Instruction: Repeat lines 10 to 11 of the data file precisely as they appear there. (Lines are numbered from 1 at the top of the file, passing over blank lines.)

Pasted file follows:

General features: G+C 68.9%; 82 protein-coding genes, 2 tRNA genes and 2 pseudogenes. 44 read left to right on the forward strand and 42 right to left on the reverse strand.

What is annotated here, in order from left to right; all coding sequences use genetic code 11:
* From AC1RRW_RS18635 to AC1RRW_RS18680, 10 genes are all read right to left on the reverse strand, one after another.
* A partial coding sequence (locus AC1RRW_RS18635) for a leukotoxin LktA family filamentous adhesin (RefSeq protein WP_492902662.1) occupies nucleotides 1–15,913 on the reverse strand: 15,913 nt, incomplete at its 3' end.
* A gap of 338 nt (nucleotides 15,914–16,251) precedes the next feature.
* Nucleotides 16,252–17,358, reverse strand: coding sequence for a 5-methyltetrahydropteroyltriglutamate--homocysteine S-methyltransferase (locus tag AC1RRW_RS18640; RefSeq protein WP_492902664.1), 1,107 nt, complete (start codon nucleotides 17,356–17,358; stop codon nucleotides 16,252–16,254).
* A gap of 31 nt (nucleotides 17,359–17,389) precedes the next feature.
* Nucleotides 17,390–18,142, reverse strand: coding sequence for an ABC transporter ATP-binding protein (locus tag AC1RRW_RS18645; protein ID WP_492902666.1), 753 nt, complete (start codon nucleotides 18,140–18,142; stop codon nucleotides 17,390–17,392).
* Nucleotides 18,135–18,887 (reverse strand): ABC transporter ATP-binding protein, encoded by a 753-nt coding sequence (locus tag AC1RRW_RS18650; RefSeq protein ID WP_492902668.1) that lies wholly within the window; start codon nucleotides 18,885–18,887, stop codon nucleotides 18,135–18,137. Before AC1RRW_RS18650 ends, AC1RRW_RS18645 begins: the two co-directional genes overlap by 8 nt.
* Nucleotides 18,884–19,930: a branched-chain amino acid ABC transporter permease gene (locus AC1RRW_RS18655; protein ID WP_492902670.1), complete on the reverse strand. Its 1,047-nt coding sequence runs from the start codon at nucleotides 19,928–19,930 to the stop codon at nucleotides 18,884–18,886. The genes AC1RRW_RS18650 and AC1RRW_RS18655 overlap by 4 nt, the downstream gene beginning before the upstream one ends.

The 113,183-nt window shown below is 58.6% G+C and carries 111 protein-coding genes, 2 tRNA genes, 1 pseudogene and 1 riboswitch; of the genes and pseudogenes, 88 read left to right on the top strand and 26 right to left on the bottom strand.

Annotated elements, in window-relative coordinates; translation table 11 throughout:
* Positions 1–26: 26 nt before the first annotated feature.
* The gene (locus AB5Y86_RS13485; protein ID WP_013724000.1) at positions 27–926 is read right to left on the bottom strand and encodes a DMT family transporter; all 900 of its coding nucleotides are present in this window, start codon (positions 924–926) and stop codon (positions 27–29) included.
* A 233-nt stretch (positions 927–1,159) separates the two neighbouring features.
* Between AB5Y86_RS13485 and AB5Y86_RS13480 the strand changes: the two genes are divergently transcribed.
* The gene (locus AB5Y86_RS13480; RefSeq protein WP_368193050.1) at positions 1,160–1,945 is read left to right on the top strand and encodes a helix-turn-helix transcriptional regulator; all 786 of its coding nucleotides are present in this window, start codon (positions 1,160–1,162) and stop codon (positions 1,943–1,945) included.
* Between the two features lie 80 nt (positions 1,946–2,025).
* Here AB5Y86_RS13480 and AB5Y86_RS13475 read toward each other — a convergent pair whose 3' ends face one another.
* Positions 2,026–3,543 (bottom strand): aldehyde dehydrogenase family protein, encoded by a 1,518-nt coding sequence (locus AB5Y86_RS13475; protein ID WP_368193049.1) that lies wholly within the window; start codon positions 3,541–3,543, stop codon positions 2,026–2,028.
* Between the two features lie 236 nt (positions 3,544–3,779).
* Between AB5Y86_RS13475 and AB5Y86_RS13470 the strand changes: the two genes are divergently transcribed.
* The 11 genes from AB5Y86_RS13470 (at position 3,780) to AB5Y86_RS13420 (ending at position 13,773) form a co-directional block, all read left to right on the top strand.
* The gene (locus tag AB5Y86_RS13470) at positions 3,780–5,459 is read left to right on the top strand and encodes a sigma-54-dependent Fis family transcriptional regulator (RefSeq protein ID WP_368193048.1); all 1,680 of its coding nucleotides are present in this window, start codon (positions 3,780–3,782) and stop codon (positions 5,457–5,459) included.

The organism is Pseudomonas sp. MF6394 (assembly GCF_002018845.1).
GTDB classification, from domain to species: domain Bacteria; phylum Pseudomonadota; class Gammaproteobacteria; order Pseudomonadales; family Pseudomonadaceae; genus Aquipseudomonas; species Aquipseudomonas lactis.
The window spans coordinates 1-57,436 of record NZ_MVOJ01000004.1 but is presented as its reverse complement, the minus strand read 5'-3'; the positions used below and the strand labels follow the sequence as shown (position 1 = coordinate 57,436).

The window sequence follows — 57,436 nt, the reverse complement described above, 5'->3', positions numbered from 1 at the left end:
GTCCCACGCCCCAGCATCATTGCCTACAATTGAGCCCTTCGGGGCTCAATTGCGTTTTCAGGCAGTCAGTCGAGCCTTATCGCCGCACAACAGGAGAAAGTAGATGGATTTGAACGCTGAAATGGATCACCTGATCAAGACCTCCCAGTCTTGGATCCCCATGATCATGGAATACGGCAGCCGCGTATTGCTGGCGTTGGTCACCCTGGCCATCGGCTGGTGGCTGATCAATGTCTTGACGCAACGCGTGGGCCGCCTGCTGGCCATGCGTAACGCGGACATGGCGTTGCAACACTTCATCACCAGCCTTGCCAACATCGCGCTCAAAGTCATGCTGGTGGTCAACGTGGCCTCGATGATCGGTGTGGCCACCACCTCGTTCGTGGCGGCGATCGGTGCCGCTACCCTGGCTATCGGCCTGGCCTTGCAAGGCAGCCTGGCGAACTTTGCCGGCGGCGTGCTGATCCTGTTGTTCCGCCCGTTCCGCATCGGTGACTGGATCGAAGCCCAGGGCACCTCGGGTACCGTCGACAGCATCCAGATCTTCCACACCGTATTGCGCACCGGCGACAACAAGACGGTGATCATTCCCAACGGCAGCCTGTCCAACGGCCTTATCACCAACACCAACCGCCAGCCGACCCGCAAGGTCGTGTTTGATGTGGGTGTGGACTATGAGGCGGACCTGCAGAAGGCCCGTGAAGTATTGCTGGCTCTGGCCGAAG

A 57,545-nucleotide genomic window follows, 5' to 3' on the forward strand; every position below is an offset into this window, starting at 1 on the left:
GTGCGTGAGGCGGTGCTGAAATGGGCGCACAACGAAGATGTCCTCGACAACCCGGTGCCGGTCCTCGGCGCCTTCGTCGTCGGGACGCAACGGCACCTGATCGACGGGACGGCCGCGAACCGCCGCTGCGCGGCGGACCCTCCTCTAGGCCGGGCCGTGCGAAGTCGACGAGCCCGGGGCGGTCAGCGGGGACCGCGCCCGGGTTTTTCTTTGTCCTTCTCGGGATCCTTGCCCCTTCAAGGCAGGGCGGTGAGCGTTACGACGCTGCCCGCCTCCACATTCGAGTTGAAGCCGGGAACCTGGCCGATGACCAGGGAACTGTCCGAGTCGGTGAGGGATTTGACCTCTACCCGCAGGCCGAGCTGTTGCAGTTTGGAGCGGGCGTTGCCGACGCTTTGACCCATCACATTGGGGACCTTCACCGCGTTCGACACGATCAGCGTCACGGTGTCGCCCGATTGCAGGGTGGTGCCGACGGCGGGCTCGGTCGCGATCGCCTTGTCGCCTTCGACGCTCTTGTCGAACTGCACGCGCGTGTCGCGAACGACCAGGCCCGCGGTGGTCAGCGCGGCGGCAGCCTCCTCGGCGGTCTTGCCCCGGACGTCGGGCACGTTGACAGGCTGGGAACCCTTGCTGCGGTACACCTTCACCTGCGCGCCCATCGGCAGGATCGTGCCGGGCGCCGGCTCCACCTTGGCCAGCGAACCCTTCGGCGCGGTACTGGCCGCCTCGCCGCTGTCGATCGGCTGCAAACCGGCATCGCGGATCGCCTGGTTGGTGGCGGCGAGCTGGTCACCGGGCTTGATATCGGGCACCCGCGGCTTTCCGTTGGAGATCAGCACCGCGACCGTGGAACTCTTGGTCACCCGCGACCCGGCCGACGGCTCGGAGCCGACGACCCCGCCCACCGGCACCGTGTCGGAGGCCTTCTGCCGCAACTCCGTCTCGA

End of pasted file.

* Nucleotides 18,884–19,930: a branched-chain amino acid ABC transporter permease gene (locus AC1RRW_RS18655; protein ID WP_492902670.1), complete on the reverse strand. Its 1,047-nt coding sequence runs from the start codon at nucleotides 19,928–19,930 to the stop codon at nucleotides 18,884–18,886. The genes AC1RRW_RS18650 and AC1RRW_RS18655 overlap by 4 nt, the downstream gene beginning before the upstream one ends.

The 113,183-nt window shown below is 58.6% G+C and carries 111 protein-coding genes, 2 tRNA genes, 1 pseudogene and 1 riboswitch; of the genes and pseudogenes, 88 read left to right on the top strand and 26 right to left on the bottom strand.